If Mel Kiper and I weren’t friends I probably would not watch the NFL Draft. He and I have known each other for more than 25 years. Mel graciously wrote the forward to my book that The Wall Street Journal called without a doubt the best book of its kind ever written.
Would you believe that the first round of the NFL Draft has more viewers than virtually all MLB and NBA playoff games? This year, when combining the coverage on ESPN, ABC and the NFL Network the number of viewers for the first round was almost the same as the number (on the same night) for The Big Bang Theory, which is only the longest-running multi-camera sitcom in TV history. By the way, people must like to watch Mel because more people watched the draft on ESPN than on ABC.
From ftw.usatoday.com a picture of Mel Kiper.
From The Muscleheaded Blog an Ultimate Garage submission, for which I am grateful:
Let me see……
I think a vintage Ferrari 250 GT Berlinetta, or a 1958 Austin Healey 100-6. But, I wouldn’t kick a 1957 Thunderbird out of my garage, either.
From supercars.net a picture of the aforementioned Ferrari:
These cars were powered by a 3-liter/180 cubic-inch V-12—very small displacement for 12 cylinders—that produced 240 HP. How small of a displacement is that? The engine in the 2009 BMW Z4 I owned was almost the exactly the same size with just 6 cylinders.
On this day in 2009 General Motors announced that Pontiac would be dropped and that production would be phased out by the end of 2010. As I have written before I have quite an affinity for the make. My first car was a 1967 GTO; the car I owned the longest was a 1995 Grand Prix. My wonderful wife owned a 1979 Trans Am although this was before I knew her.
In doing a little research to confirm the date I stumbled across this Jalopnik article. In it Bob Lutz, long-time automobile executive who was at GM when the Pontiac decision was made, is quoted as saying:
“The Feds basically wanted to get GM down to Cadillac and Chevrolet. They said, ‘You don’t need all these brands. You need one prestige brand, and one mass-market brand.’ And we said ‘well we can’t get rid of Buick because Buick is important in China, and if Buick becomes an orphan in the United States then the Chinese are no longer gonna be interested in it.’ And the Feds said ‘Fair enough, but everything else goes.’ We said we’d also like to keep GMC. They said ‘Well, GMC is basically just like Chevrolet,’ and we said ‘that may be true, there may be a lot of shared components, but GMC has an entirely different image, a different customer base, and people are willing to pay different prices for a GMC, and here’s the profitability,’ and the Feds said ‘whoops, okay, keep GMC.’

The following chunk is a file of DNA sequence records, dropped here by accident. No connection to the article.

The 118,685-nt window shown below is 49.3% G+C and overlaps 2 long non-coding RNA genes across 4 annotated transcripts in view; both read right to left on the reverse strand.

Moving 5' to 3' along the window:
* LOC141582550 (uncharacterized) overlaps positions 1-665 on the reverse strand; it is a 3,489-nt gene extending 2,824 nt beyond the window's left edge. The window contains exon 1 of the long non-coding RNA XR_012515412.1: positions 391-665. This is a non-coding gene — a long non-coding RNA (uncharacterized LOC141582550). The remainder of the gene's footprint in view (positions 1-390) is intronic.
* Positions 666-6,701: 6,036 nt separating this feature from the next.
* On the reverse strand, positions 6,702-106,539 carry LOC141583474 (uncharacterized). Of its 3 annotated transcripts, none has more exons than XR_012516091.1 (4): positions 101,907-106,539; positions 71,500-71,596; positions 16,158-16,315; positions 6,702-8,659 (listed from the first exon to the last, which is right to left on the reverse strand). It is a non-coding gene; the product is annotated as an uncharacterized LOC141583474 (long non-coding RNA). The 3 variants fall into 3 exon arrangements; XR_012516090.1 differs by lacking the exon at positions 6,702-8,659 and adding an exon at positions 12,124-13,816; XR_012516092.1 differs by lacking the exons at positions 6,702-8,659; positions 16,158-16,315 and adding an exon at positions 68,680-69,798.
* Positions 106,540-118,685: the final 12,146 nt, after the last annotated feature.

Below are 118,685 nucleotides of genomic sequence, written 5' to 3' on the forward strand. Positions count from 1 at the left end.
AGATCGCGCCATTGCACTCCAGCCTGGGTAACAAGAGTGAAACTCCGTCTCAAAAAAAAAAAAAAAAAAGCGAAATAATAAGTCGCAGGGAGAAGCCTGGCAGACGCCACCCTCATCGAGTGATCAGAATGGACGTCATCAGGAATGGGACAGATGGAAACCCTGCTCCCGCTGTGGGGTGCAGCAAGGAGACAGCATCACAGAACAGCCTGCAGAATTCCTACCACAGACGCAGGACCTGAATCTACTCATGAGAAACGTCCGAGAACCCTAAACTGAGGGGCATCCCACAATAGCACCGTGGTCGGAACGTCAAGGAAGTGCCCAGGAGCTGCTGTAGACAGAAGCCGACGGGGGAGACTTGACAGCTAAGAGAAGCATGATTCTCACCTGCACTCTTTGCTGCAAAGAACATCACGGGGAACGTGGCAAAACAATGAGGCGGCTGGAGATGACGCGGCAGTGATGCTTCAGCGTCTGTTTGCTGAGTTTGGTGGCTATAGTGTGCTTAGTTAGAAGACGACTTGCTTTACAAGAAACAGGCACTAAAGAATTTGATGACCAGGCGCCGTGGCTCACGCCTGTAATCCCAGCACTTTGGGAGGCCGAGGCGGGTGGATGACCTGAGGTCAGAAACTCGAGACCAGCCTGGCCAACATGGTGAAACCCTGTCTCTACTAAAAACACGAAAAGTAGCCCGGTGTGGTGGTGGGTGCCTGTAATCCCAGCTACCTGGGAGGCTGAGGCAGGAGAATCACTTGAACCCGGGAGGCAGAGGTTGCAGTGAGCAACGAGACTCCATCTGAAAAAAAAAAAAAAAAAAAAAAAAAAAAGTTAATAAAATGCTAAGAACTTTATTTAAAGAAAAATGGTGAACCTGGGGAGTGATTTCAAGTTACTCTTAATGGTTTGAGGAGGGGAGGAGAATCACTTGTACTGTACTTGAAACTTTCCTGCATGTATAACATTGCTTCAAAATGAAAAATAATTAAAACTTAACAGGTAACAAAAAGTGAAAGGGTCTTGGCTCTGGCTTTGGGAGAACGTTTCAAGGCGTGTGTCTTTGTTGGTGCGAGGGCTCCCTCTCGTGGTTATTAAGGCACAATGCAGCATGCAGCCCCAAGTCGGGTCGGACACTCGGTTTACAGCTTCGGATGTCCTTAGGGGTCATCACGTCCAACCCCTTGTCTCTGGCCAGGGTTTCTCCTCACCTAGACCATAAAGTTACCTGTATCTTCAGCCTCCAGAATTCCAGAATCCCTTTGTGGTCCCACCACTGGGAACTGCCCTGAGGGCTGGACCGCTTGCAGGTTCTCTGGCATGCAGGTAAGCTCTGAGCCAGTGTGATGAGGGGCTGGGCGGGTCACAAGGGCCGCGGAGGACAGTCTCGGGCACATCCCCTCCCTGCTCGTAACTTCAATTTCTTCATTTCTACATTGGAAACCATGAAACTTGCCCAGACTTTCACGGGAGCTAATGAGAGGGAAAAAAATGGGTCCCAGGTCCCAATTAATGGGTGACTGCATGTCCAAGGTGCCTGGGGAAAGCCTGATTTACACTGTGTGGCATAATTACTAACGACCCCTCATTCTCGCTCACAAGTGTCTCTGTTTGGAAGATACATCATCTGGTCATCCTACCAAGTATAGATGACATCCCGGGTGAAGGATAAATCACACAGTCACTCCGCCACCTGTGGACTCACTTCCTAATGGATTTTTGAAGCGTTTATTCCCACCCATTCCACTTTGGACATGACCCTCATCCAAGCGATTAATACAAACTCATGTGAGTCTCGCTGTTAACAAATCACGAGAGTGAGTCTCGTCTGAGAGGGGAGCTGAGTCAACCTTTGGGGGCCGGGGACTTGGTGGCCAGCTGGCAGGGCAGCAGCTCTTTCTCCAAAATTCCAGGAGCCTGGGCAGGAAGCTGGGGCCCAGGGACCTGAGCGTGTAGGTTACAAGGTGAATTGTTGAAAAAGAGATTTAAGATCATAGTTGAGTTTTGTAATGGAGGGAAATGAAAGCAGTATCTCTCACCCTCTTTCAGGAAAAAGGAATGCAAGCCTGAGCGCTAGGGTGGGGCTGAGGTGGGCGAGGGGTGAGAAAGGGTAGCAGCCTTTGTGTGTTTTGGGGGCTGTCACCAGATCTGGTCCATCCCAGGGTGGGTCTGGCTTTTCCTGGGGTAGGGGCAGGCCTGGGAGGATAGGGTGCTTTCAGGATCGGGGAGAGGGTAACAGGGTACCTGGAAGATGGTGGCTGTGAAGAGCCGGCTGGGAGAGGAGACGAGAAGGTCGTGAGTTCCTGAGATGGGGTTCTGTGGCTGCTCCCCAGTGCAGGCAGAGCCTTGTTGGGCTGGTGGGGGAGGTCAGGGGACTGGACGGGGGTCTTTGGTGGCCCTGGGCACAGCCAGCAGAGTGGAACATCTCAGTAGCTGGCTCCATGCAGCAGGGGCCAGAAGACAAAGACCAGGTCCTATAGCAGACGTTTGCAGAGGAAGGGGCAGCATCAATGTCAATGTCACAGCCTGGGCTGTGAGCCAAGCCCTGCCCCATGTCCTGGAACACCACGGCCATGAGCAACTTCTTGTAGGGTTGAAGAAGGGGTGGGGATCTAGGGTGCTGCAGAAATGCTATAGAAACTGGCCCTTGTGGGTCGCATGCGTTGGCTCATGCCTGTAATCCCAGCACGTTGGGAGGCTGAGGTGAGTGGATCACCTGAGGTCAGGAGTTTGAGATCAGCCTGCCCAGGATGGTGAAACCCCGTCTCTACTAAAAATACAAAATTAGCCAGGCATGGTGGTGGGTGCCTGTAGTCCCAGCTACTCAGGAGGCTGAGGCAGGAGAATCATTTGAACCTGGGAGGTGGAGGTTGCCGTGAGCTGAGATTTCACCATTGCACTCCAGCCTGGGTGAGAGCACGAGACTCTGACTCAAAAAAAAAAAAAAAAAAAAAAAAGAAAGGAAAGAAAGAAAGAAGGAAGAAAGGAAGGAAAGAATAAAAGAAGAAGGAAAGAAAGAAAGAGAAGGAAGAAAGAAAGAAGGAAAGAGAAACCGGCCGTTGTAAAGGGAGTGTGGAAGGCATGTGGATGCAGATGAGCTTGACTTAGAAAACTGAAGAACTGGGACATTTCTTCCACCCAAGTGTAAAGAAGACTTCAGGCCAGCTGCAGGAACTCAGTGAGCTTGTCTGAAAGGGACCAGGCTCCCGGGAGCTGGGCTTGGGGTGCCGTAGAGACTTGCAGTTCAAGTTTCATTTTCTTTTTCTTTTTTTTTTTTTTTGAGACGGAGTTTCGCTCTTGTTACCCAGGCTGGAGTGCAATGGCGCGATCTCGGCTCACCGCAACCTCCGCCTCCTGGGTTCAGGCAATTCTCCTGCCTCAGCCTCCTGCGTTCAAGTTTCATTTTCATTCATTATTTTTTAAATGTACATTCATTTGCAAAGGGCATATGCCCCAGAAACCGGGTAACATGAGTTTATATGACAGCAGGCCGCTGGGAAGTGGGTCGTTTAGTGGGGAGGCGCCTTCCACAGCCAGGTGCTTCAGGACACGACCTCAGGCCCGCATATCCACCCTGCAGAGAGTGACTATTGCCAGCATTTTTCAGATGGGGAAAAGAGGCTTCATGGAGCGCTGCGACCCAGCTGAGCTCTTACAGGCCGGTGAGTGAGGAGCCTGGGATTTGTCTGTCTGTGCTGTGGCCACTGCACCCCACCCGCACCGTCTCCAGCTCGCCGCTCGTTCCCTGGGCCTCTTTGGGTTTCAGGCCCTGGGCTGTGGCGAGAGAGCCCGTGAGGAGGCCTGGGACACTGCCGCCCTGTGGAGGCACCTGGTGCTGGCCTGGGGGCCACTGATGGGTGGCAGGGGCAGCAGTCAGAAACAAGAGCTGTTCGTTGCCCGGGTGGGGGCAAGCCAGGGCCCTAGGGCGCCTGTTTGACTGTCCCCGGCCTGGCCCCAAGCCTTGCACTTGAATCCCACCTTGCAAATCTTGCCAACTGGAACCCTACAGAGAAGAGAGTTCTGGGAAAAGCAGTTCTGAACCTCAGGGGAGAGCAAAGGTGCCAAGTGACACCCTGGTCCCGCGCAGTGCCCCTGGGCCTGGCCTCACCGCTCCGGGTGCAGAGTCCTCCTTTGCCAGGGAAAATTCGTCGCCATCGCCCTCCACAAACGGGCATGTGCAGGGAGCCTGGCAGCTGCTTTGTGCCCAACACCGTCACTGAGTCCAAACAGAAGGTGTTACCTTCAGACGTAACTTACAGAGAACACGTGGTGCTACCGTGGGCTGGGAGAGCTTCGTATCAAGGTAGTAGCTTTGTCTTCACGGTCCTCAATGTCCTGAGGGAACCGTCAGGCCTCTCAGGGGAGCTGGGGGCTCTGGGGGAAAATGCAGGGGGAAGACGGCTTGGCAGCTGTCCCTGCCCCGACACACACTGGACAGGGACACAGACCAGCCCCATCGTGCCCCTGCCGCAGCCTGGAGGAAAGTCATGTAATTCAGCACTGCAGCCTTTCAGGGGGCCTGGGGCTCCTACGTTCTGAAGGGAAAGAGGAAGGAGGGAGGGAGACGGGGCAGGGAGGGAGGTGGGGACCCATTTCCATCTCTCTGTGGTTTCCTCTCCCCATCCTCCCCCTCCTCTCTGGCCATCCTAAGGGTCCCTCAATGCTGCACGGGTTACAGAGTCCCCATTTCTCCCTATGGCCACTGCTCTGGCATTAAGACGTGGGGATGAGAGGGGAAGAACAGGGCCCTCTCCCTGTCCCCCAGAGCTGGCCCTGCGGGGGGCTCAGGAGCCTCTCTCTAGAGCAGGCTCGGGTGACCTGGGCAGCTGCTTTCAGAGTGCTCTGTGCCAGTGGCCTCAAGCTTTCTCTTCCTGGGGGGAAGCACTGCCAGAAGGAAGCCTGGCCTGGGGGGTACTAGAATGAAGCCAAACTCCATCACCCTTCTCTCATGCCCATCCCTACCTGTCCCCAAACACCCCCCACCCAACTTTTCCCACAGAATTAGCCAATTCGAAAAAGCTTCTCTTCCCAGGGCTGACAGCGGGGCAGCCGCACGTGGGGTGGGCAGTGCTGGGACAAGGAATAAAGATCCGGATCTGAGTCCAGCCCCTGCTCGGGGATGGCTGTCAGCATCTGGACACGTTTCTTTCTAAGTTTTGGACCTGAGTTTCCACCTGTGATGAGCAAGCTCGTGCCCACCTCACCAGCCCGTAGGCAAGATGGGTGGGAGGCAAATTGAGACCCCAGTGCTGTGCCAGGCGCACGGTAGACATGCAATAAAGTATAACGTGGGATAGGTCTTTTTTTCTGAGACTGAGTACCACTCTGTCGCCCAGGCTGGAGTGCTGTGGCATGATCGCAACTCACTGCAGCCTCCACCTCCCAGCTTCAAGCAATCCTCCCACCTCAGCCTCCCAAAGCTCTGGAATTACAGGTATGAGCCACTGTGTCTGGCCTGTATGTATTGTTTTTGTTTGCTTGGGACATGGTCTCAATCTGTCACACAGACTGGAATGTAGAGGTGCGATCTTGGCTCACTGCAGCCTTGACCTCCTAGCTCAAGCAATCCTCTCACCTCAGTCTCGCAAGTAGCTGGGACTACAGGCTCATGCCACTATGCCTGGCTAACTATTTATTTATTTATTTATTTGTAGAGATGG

So now we had Buick, GMC, Cadillac, and Chevrolet, and then, I wanted, badly wanted, to keep Pontiac, because Pontiac was on its way back, and it had been mismanaged for a number of years, you know, with ‘rebuild excitement,’ and the excitement was only in the plastic body cladding, mechanically there was nothing about Pontiac in the 90s that would make your heart beat faster. And with the Solstice and Solstice coupe, and with the Pontiac G8, which was a great car we were embarked on a strategy of making Pontiac different from the rest of GM in that Pontiac wouldn’t get any front wheel drive cars, they would all be rear-wheel drive, and the next G6 was going to use the architecture of the Cadillac ATS, it was going to be a 3-series sized rear-wheel Pontiac, with basically the Cadillac ATS ‘de-premiumized,’ obviously, a lot of the cost taken out, but still fundamentally that architecture.
That was going to be the next G6, and I think we could’ve moved Pontiac away from every other American volume brand and really started positioning it as an attractive US alternative to some of the, and obviously at much lower prices than the European rear-wheel drive cars, but the Feds said ‘yeah, let’s just, how much money have you made on Pontiac in the last 10 years?’ and the answer was ‘nothing.’ So, it goes. And, when the guy who is handing you the check for 53 billion dollars says I don’t want Pontiac, drop Pontiac or you don’t get the money, it doesn’t take you very long to make up your mind. [emphasis mine]
But I think it is a shame, Pontiac was on its way back, and it was killed before it, before the plant could really sprout blossoms, you know, it was well on its way. So, I agree with you, I think Pontiac was a great, wonderful history, mismanaged for a number of years in the 80s and 90s and it was clearly on its way back, and we were starting to see a very good customer base in Solstices and especially in the G8, which was favorably compared in a lot of road tests to the BMW 5-series, people would say dynamically the car is as good and it’s more powerful and way cheaper, but that was too bad. But you can’t go through Chapter 11 without some really harmful effects.”
This statement is more evidence that Buick’s popularity in China saved it from the chopping block.
General Motors seems to be doing well these days. For example, for its fiscal year 2018 it reported profits of about $8 billion. Of course the automobile industry is difficult to predict and very large companies can’t change directions quickly.
A short pictorial homage to Pontiac:
From cardomain.com a picture of a 1967 Pontiac GTO.
From hotrod.com a picture of a 1969 Pontiac Trans Am; in fact, this is supposed to be the first Trans Am built:
From supercars.net a picture of a 2006 Pontiac Solstice GXP. The GXP variant was powered by a turbocharged 2-liter/122 cubic-inch 4-cylinder engine that produced 260 HP/260 LB-FT of torque, which was the highest specific output in GM history.
From wallpaperup.com a picture of a 1957 Pontiac Bonneville convertible with a fuel-injected engine. The fuelie wasn’t solely reserved for Corvettes.
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